Nigel,Nigel_Davies wrote: With such separation still 'pending', and possibly unlikely to happen, I'm afraid you're going to be stuck with professional input.
We have met on a few occasions and I have always enjoyed talking with you and valued the encounters, but in this thread you do seem to be using quite provocative language.
Firstly, a professional body will only come about if professionals organise it for themselves: you are in a position to do that and could begin by sending out Emails to potential participants. The BCF came about by the amaterurish activities of clueless amateurs: how much more effective would be the professional activities of competent professionals? It will not happen if you do not try to achieve it.
Secondly, while most, if not all, on this thread have welcomed the idea of a professional body, I feel you have subtlely upped its status from a body representing professionals to a 'wing' of the ECF or a 'separation of the amateur and professional game'. That is certainly not going to happen. The number of professionals is a very small part of the chess playing community and at most the professional body would simply be a member of the ECF amongst other members. Of course, the professional body might choose to remain outside the ECF and could even seek to become the body recognised by FIDE - but that will not happen either. Even in the international arena the number of participating English players contains far far more 'amateurs' than 'professionals'.
The real problem, the elephant in the thread that I previously referred to, is that there is simply only a very small market for professionals to engage in and it is a market that cannot support many individuals. There are areas where expansion is possible: the simultaneous display (which you already exploit - in the healthy sense of the word) is an area that I think could well expand. The book (and associated media) market I suspect is already fairly full. Coaching is a fairly limited area unlikely to provide full-time employment. Your principle interest seems to be to enable an income for professional players, however. That depends at root on having a spectator base, which might provide direct entrance fees; attract media coverage and attract sponsorship. While some relatively small sponsorships like the Tradewise deal are clearly obtainable, we are being unrealistic if we think that substantial sponsorship can be achieved without the spectator base - and that is not there. It would require a vastly greater playing population and such a population must be achieved first unless by some second outlandish coincidence we were to receive the bonanza of an international conflict of a talented and flamboyant player. Even then, the change would be no more than a temporary glitch unless the base is worked at.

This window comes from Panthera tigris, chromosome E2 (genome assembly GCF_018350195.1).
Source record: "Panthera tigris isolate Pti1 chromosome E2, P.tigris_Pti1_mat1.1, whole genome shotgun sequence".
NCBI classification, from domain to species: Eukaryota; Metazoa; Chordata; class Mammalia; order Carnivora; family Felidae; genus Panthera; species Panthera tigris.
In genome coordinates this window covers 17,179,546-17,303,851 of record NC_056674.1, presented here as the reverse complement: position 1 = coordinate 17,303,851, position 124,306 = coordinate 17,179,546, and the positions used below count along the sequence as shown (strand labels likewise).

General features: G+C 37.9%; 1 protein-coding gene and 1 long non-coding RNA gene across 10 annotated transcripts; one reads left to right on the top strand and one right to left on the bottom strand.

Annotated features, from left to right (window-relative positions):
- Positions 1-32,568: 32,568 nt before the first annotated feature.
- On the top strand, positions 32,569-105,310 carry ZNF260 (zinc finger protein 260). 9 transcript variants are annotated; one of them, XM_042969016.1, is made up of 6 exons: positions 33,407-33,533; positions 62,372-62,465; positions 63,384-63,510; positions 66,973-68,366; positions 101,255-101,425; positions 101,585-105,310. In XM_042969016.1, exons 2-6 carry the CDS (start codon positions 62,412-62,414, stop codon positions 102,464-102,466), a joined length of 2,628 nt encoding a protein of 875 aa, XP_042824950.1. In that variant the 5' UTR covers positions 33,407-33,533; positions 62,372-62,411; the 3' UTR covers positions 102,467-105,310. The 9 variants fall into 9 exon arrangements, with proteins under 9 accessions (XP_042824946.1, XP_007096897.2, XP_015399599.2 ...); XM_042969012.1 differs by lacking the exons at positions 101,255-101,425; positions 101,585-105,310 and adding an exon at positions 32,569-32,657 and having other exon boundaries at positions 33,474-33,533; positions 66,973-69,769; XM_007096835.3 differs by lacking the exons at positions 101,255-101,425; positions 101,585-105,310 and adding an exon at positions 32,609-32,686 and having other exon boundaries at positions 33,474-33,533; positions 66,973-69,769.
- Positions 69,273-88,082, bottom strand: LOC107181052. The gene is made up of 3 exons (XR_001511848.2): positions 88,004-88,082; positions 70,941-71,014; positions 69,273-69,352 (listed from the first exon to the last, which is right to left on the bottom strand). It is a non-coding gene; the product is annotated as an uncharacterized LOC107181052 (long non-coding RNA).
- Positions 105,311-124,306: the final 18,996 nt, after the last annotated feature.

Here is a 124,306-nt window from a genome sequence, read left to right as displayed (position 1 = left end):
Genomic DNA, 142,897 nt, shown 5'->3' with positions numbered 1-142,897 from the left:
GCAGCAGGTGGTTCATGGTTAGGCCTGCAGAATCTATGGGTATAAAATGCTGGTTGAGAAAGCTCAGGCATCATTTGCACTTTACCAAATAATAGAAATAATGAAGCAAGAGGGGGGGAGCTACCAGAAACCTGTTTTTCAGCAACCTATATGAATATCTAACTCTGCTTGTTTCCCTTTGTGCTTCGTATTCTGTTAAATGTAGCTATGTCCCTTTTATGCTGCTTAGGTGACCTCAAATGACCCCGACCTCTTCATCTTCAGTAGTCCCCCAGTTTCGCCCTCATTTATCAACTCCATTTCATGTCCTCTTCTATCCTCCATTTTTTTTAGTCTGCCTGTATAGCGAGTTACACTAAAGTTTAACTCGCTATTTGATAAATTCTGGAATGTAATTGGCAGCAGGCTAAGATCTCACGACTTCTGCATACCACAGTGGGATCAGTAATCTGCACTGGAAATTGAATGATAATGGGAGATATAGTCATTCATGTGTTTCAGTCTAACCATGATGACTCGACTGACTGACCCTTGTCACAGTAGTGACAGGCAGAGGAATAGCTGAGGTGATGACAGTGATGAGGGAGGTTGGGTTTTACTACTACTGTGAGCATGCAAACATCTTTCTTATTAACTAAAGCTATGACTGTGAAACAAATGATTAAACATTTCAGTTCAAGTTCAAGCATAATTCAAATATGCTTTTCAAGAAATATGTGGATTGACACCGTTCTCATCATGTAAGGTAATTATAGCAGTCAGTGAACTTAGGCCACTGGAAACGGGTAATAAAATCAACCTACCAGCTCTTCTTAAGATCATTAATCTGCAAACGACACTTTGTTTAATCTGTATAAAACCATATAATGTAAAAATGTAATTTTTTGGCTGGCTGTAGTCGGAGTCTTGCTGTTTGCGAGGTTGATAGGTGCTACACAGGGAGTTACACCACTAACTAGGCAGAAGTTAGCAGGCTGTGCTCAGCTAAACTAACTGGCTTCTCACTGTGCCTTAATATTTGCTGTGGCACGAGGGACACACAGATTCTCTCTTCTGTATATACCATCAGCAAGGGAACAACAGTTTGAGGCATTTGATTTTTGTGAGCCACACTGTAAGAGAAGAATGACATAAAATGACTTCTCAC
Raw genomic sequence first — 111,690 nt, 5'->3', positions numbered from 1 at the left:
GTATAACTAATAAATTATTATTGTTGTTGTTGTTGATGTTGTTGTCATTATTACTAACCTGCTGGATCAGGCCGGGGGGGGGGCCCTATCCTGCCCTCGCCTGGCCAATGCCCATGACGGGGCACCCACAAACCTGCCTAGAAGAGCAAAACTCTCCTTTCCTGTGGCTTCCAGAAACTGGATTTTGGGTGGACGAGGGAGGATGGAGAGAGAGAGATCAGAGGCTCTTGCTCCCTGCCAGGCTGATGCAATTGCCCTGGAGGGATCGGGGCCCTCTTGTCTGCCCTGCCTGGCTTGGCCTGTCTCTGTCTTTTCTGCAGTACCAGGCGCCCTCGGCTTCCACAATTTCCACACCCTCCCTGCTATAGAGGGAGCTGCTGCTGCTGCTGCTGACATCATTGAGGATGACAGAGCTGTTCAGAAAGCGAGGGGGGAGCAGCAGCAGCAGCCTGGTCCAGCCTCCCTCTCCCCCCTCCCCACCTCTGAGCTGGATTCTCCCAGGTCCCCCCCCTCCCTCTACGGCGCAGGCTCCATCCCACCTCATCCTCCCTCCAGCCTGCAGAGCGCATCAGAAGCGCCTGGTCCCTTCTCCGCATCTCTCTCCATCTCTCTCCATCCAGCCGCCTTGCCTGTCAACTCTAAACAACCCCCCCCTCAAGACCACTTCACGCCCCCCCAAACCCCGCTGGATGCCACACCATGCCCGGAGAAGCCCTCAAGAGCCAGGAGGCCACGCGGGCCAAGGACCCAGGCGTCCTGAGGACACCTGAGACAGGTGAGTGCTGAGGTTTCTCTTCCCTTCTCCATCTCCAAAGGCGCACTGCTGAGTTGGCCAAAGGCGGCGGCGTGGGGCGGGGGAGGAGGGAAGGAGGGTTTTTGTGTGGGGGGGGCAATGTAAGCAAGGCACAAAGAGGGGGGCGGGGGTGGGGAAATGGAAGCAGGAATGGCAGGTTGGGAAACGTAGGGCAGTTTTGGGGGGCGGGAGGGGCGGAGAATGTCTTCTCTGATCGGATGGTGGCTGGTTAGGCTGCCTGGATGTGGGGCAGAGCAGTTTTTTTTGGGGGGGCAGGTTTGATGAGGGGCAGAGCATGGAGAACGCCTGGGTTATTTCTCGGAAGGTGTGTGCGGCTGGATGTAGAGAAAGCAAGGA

At heart the problem is not the 'amateurish' endeavours of the ECF that is the problem: it is the uncomfortable fact that creating a professional game is an unachievable aim without a much bigger body of amateur players - far more, for example, than a game like snooker that is accessible as a spectator sport to non-participants.
I would be far happier to be paying more for the enhancement of junior chess - though for all juniors and not just the high-flyers. That is also where I would seek to use what sponsorship money can be obtained. I suspect it might also be easier to get for this purpose: for people of my age, for instance, the Sunday Times association with chess (through its schools competition) probably stands out far more prominently than other initiatives.
[Edit: I've got my threads a bit confused here: For clarity, some of my comments refer to a discussion elsewhere in the forum]